Heroescon 2017

Just recently returned from Heroescon in Charlotte, NC. Last year, HC 2016 was my first time ever tabling in an Artist Alley. I've learned a lot since then, but probably the most important thing that I've learned about the Artist Alley is how to measure your expectations. 

For me, Heroes has always been an expensive con. Attending alone if you are going to purchase a table costs around $500 and that is if you bundle up with friends in a hotel. Fortunately I was able to do just that. And this time I split a table with another artist friend of mine who's first experience was this convention. Overall, it was a great experience as Heroes tends to be. A lot of amazing artists to meet, interesting customers, beautiful city. In terms of sales, we had a disappointing weekend. The reason for this is hard to pin down. Some may say that the general excitement for pop culture and consuming it at a convention has waned for many due to the climate of the economy and the state of affairs. But I don't intend to get political. I think mostly it was the type of merchandise that myself and my partner had to offer. 

Heroescon is a comic book convention first and foremost. As illustrators, we had no real connection to the consumers coming in, despite some relevant fan art here and there (My thoughts on fan art deserves its own blog post). One thing that felt like it was consistently missing from our interactions with customers was that we had no book or collection of stories to offer. Our imagery was personal and well, illustrative. But not sequential. The closest I came was my coloring book. This book is a prototype that I brought along because of the numerous requests and suggestions made by friends and fans alike. However, not a single book sold. This may be the convention, it may be my sales pitch, or it may have simply been a fluke. Analyzing it is what will help me make better decisions in the future.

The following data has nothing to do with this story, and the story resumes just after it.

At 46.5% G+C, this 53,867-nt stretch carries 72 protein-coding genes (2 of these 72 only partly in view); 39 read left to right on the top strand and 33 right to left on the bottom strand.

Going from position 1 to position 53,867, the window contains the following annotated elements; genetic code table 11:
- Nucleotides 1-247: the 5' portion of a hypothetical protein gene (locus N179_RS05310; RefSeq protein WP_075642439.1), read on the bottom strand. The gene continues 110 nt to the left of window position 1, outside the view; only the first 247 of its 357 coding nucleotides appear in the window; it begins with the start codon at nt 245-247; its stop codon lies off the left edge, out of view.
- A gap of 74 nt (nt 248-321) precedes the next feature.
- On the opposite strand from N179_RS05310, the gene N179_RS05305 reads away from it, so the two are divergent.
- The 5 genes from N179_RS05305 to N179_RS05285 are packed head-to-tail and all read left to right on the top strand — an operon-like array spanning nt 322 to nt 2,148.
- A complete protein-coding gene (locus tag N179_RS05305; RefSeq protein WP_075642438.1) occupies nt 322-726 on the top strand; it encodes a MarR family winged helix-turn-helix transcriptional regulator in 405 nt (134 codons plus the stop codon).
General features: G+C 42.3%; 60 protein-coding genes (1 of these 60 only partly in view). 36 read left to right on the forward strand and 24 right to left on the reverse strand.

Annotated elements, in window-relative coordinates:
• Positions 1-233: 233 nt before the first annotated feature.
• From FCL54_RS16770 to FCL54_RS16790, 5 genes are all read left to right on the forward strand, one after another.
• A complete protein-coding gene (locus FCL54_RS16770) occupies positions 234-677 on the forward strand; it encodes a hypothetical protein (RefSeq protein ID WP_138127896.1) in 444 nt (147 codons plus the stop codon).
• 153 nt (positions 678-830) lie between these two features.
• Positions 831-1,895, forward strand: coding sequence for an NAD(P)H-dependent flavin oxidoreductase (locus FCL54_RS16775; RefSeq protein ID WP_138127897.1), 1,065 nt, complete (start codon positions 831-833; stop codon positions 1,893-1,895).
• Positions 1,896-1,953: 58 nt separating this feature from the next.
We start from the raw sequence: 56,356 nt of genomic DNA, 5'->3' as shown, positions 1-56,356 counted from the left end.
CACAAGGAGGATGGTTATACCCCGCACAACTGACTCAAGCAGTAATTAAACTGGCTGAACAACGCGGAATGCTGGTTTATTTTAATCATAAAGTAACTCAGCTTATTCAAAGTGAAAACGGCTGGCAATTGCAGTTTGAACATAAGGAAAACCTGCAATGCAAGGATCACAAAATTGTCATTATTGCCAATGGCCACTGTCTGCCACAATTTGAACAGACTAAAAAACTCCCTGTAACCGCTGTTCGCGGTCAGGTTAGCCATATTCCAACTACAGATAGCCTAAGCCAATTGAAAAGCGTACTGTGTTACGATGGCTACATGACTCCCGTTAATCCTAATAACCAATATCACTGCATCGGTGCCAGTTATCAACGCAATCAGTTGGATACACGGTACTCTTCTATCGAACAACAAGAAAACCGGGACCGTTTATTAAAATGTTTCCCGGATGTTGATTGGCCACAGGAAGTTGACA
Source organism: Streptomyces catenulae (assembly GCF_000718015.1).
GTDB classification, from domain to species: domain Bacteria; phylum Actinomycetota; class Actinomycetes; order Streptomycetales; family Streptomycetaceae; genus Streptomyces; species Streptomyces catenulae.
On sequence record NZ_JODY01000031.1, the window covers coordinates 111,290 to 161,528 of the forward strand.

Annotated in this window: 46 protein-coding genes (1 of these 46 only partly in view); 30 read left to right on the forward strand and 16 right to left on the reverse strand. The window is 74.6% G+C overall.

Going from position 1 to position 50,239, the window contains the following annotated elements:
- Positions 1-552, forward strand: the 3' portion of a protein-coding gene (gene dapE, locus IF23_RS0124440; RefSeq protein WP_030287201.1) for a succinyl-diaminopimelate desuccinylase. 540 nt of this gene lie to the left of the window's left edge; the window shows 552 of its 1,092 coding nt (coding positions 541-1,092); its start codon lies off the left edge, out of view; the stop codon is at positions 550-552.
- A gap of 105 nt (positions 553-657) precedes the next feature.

All in all, I really enjoyed the experience. The response from a customer that is genuinely engaged in your art, especially when it's a personal piece, is truly addicting. And I am glad that my partner got to experience some of that as well. I am not discouraged to continue tabling at the Artist Alley, but I may need to come to terms with the fact that Heroes is not going to be the right place for my brand, unless something changes. I'm excited for more to come this year and I have plenty of projects in the works to keep me busy and help me grow. For those interested in the leftover books, they can be found in my Store. 

The most important lesson is working on my confidence in my work. Letting people enjoy it for its own aesthetics. I am excited to have my own products with my brand associated someday.